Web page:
This opinion piece originally appeared at Reuters.com.
The Fed’s campaign to hold short-term interest rates near zero is a loser for taxpayers. A rise in rates would also burden taxpayers, but it would come with a benefit for those who save.
Low rates keep alive the banks that the government considers too big to fail and reduce the cost of servicing the burgeoning federal debt. Low rates also come at a cost, cutting income to older Americans and to pension funds. This forces retirees to eat into principal, may put more pressure on welfare programs for the elderly, and will probably require the government to spend money to fulfill pension guarantees.
Raising interest rates shifts the costs and benefits, increasing the risks that mismanaged banks will collapse and diverting more taxpayers’ money to service federal debt. On the other hand, higher interest rates mean that savers, both individual and in pension funds, enjoy the fruits of their prudence.
No matter which way interest rates go, taxpayers face dangers. The question is where we want to take our losses. For my money, saving the mismanaged mega-banks should be the last priority and savers the first. Of course breaking up the big banks or letting them fail also imposes costs and low interest rates benefit many Americans, though mostly those with top credit scores, but policy involves choices and rescuing banks from their own mistakes and subtly siphoning wealth from the prudent is corrosive to the ethical and social fabric.
ON THE RISE?
The federal government paid $454 billion in interest on its debt in 2011. That is the equivalent of all the individual income taxes paid last year through the first three weeks of June
If rates return to, say, 6.64 percent, the level they were in 2000, one year’s interest costs would equal the individual income taxes for all of 2011 plus the first few weeks of 2012.
Last week , rates took a step in that direction. The yield on the 10-year bond, a benchmark for other interest rates, jumped to 3.3 percent, from 2.57 percent in early November, raising the government’s cost of borrowing in that sale by one fourth.
The average maturity of federal bills, notes and bonds is just five years, with just 7 percent of debt financed for more than 10 years, the equivalent of an adjustable rate mortgage with no upside limit.
The low interest rates since the financial crisis already have imposed a cost on the prudent people who saved for the future, both those who saved as individuals and those who put their money in pension funds.
Banks are paying less than one percent interest on savings, which means rates are negative in real terms, forcing retirees to dig into their nest eggs or cut spending.
Across the country, some fundraisers have told me of benefactors who called to say that expected bequests would not be forthcoming because they had been forced to dig into their savings.
Tax returns, too, show a disturbing, if logical, trend toward less saving. The share of income from taxable interest fell from 3 percent in 1999 to 2.2 percent in 2009, the latest year for which tax return data are available.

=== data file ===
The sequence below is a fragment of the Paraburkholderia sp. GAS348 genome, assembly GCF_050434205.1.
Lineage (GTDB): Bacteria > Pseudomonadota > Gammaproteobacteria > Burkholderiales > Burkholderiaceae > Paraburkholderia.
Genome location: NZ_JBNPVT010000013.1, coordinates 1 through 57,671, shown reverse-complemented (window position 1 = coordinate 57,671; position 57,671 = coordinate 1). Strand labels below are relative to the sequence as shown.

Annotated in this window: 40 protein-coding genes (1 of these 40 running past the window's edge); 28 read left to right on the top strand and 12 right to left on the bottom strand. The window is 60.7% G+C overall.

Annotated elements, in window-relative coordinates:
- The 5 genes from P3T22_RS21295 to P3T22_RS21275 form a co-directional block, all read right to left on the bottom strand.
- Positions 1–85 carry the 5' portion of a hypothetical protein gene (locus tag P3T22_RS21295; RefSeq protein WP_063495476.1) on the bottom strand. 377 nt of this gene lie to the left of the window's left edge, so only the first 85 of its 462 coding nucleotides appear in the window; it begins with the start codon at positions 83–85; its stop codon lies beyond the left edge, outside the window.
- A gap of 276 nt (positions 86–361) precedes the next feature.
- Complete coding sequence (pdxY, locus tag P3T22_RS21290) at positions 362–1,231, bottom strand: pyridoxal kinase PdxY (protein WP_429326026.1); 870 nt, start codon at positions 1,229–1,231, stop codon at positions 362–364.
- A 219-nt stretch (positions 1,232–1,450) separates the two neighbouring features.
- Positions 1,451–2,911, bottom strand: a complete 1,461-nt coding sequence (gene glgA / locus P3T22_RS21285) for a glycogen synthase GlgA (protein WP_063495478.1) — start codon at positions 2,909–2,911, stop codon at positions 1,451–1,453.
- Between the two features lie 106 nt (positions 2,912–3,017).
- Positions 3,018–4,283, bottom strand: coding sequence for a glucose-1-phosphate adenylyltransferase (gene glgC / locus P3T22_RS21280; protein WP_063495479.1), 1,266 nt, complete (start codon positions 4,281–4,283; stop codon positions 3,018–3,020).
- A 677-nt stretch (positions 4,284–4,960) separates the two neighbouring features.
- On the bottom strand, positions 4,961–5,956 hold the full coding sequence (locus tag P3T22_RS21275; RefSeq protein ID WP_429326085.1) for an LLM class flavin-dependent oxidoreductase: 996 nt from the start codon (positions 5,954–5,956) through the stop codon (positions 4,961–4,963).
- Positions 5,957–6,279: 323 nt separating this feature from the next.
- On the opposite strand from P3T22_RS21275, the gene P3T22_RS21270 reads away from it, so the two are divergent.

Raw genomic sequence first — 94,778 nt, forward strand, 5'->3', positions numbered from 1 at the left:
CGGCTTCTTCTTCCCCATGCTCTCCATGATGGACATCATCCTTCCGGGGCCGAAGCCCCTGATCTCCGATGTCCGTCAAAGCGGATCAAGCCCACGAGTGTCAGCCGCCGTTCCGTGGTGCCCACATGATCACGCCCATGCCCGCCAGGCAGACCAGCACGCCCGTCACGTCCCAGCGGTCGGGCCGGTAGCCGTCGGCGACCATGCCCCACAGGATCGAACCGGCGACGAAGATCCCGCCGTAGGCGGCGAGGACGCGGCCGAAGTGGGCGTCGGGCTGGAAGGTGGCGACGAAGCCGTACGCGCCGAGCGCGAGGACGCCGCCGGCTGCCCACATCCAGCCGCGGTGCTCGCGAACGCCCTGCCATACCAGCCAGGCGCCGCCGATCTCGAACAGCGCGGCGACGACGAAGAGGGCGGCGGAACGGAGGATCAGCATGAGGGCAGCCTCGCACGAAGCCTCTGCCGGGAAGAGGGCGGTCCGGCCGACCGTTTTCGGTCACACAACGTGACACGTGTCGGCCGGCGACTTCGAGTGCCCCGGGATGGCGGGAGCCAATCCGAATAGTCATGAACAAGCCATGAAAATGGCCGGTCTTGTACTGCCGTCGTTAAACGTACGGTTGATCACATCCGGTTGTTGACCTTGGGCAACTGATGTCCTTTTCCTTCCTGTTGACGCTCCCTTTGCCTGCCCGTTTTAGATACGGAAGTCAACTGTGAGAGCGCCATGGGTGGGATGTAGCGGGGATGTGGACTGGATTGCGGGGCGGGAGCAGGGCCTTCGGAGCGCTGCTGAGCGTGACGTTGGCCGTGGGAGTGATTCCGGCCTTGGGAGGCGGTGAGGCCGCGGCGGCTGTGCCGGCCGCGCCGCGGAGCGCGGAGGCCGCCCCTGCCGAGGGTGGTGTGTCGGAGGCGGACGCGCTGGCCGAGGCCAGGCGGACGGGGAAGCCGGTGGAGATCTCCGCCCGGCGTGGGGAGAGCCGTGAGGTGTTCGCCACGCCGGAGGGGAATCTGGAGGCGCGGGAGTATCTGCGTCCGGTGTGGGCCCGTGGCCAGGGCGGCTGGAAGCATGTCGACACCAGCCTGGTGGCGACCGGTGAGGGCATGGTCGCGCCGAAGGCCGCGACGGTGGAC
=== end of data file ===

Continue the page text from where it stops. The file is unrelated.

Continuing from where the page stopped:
More troubling is that the number of taxpayers grew by more than 13 million over those years, while those reporting any taxable interest fell from 67.2 million to 57.8 million. The share of taxpayers earning interest plummeted from 52.9 percent to 44.1 percent.
RAVAGED PENSION FUNDS
At the same time, low interest rates, on top of weak stock prices, have ravaged pension funds.
Overall, state and local public employee plans lost 22.7 percent of their value in 2009, the Census Bureau reported in October. Their assets fell to $2.5 trillion from more than $3.2 trillion, while annual payments to retirees and survivors rose 6.7 percent to $187 billion.
In 2007 California’s three main funds had from 96.6 percent to 102 percent of the funds needed to pay benefits. As of last June 30, however, two of the funds held less than two-thirds of the assets needed to pay benefits, while the teachers’ fund had just 69.5 percent.
Eventually, inadequate endowments will require taxpayers to pay more so state and local governments can keep their pension promises.
The Pension Benefit Guaranty Corporation, which insures corporate plans, owed $106.7 billion to retirees as of Sept. 30, but had only $80.7 billion of assets, a $26 billion shortfall. Just four years earlier it reported a surplus of nearly $10 billion, or 87 percent.
The guaranty corporation also reported that its “reasonably possible exposure” to plans that may fail increased by a third last year to $227.2 billion. Low interest rates are a key part of that risk.
Low interest rates are good for mismanaged banks and for obscuring the cost of servicing the federal debt. But why do we elevate those issues above the interests of society’s prudent people whose personal and pension fund endowments are being consumed prematurely due to government policy?